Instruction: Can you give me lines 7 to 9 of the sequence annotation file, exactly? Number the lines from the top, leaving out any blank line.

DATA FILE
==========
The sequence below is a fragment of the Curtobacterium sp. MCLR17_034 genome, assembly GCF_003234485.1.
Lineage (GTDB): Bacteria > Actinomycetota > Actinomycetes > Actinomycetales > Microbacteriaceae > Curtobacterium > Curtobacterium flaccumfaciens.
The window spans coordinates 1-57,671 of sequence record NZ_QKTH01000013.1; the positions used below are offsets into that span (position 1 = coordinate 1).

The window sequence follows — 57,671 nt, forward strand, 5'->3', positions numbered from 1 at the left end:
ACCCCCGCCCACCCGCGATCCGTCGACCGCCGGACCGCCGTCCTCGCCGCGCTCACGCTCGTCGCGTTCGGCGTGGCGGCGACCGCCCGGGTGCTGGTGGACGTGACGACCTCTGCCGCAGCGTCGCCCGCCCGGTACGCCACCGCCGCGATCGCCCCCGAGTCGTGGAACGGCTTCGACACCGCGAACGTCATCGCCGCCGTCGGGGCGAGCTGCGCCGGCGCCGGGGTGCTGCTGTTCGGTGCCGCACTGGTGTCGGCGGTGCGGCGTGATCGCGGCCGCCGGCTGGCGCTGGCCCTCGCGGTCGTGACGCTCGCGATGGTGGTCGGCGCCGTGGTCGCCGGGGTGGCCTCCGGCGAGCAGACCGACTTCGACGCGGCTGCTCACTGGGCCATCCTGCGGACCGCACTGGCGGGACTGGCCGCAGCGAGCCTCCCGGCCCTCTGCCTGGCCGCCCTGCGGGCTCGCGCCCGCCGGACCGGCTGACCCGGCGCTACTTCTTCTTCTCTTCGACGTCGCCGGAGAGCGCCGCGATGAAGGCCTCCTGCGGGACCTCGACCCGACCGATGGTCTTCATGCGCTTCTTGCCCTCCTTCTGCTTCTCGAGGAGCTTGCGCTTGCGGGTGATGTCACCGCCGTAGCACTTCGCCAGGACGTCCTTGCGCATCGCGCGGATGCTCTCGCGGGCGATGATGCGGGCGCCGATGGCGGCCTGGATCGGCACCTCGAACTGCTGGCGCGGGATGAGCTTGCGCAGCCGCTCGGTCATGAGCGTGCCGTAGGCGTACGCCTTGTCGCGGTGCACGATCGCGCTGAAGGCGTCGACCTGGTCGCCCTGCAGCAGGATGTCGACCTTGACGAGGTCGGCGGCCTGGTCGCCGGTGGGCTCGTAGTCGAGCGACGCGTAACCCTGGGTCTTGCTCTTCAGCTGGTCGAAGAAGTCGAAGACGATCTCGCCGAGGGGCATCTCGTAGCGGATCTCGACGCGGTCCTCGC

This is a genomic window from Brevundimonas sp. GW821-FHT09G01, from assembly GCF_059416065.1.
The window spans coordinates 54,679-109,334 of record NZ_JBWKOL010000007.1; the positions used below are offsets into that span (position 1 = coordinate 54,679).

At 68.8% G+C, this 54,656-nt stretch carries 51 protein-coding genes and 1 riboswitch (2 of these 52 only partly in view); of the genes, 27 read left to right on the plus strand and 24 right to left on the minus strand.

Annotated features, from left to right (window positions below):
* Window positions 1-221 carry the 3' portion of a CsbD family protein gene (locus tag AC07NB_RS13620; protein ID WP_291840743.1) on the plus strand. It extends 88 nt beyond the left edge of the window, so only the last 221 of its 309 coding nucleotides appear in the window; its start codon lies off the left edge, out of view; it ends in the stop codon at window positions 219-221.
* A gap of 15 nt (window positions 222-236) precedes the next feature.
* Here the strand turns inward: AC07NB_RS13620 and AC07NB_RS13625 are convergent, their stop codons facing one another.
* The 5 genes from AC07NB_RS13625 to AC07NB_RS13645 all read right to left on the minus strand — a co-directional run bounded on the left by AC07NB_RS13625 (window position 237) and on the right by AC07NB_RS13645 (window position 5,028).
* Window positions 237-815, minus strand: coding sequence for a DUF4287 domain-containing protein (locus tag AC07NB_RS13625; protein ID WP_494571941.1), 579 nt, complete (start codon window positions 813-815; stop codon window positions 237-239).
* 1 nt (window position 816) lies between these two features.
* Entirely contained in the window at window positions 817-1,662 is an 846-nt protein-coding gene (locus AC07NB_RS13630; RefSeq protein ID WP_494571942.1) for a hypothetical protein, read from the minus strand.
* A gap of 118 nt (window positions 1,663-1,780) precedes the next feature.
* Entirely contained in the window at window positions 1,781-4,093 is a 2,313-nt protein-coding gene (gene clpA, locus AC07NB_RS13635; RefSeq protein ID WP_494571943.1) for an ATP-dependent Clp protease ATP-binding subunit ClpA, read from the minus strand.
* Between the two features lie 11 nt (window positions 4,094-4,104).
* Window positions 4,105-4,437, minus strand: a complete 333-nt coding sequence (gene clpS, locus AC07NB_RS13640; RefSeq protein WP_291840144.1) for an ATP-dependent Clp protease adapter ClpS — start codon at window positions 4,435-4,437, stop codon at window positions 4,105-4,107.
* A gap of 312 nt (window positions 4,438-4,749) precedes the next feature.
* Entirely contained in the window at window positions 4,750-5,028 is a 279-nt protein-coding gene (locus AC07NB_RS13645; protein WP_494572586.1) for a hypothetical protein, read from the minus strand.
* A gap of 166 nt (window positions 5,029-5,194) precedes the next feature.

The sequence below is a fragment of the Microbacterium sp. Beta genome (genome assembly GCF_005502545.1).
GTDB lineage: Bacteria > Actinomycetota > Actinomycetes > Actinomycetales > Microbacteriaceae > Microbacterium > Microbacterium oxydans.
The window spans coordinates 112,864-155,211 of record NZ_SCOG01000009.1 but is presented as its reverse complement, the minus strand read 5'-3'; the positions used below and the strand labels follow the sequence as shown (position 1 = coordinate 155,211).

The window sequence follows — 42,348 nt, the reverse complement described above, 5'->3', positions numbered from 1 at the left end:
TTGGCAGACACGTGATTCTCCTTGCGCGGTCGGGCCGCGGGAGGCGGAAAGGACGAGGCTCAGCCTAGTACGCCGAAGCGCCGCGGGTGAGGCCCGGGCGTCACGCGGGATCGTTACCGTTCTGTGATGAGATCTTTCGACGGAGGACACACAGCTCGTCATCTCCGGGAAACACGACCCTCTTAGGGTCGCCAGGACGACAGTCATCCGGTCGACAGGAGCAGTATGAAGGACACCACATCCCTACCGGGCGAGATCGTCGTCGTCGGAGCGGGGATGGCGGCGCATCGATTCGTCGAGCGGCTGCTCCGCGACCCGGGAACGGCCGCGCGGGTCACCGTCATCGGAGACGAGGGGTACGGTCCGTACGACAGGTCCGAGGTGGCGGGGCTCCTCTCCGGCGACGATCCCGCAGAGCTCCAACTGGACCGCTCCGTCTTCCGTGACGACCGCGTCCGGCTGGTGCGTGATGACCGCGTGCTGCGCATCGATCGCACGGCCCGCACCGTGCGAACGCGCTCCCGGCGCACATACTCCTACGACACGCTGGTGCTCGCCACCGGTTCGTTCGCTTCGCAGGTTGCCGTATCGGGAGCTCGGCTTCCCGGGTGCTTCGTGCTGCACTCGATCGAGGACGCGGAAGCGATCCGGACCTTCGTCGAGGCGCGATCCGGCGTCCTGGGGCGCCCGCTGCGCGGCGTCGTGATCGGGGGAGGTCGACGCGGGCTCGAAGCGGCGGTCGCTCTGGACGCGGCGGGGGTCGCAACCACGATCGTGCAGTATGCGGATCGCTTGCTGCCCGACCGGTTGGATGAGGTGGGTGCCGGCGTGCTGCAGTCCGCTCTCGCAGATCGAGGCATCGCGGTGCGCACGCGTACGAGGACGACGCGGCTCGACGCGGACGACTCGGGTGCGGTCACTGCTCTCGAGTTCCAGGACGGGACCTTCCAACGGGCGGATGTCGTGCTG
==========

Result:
The window spans coordinates 54,679-109,334 of record NZ_JBWKOL010000007.1; the positions used below are offsets into that span (position 1 = coordinate 54,679).

At 68.8% G+C, this 54,656-nt stretch carries 51 protein-coding genes and 1 riboswitch (2 of these 52 only partly in view); of the genes, 27 read left to right on the plus strand and 24 right to left on the minus strand.

Annotated features, from left to right (window positions below):